Similarly, enrichment tests for regulatory elements using the LOLA software also supported the potential functional relevance of these significant differences in DNA methylation. Significant DMRs and CpGs in females and males were both enriched in binding sites of EZH2 and SUZ12 (Additional file 2: Table S9), which are subunits of polycomb repressive complex 2 (PRC2), consistent with the observed enrichment of methylation differences in PRC2 repressed regions (Additional file 1: Fig. S3c) and previous observations that DNA methylation often interact with PRC2 binding [52, 53]. PRC2 is a type of polycomb group (PcG) protein and plays important roles in multiple biological processes including proliferation and differentiation as well as maintenance of cellular identity through regulation of gene expression. Of particular relevance to AD, PRC2 silences genes involved in neurodegeneration and its deficiency leads to the de-repression of developmental regulators such as the Hox gene clusters, which manifest in progressive and fatal neurodegeneration in mice [54].

Gene ontology and pathway analysis

Because of the relatively smaller number of gene sets being tested, a 25% FDR significance threshold, instead of the conventional 5% FDR, was suggested for GSEA [55]. At 25% FDR, the significant DNA methylation differences in females were enriched in TYROBP causal network (FDR = 0.014), TCR signaling in naïve CD4 + T cells (FDR = 0.130) and ROBO receptors bind AKAP5 (FDR = 0.160) gene sets, and significant methylation differences in males were enriched in the initial triggering of complement gene set (FDR = 0.245). The TYROBP causal network was previously inferred from a large-scale network analysis of human late-onset AD brains [56]; it was FDR significant (P-value < 0.001, FDR = 0.014) in females (Additional file 1: Fig. S4a), compared to a nominal association in males (P-value < 0.001, FDR = 0.620). Interestingly, the core enrichment subset of genes identified by GSEA in the female and male networks regulated by TYROBP involved DNA methylation differences at different genes (Additional file 1: Fig. S4b), highlighting different regulatory mechanisms for this gene network in males and females.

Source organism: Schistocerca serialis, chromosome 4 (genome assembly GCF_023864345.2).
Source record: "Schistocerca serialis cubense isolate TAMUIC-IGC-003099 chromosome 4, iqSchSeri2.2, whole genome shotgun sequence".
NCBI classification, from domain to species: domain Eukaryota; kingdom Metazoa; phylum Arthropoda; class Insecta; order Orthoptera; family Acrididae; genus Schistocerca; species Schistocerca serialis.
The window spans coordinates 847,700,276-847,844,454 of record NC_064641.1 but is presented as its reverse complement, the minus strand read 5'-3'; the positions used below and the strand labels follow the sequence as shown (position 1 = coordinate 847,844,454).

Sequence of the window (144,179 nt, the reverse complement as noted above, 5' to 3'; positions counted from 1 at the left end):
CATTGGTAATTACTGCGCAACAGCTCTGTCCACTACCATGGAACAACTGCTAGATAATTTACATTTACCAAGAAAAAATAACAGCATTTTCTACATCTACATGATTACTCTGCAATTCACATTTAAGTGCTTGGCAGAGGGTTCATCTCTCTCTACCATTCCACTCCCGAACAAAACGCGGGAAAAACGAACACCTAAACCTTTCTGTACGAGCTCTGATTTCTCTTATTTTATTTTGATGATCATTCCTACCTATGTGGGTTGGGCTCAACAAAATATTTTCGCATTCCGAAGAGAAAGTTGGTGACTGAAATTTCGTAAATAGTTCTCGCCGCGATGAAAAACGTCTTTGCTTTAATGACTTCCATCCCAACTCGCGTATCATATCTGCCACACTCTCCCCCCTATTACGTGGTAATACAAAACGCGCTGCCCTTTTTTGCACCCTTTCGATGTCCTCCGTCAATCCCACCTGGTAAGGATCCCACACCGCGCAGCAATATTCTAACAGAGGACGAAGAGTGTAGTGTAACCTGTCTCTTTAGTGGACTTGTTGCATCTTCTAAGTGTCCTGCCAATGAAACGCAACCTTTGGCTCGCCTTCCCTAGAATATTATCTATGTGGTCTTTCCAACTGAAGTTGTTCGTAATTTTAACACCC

The comparison with gene ontology (GO) terms showed at 25% FDR, significant methylation differences in females were enriched in 25 GO biological processes (Table 4, Additional file 2: Table S10), many of which are involved in inflammatory responses associated with AD pathology including CD8 positive alpha beta T cell activation and interferon alpha production, as well as other biological processes critical for AD pathogenesis such as response to platelet derived growth factor and positive regulation of axon extension. For males, we did not identify any significant GO terms at 25% FDR; the strongest enrichment with nominal P-value less than 0.001 involved immune responses to the accumulation of amyloid-β (Aβ) in the brain, such as regulation of T cell activation via T cell receptor contact with antigen bound to MHC molecule on antigen presenting cell, and other biological processes recently implicated in AD such as response to angiotensin [57, 58] and cell redox homeostasis [59, 60].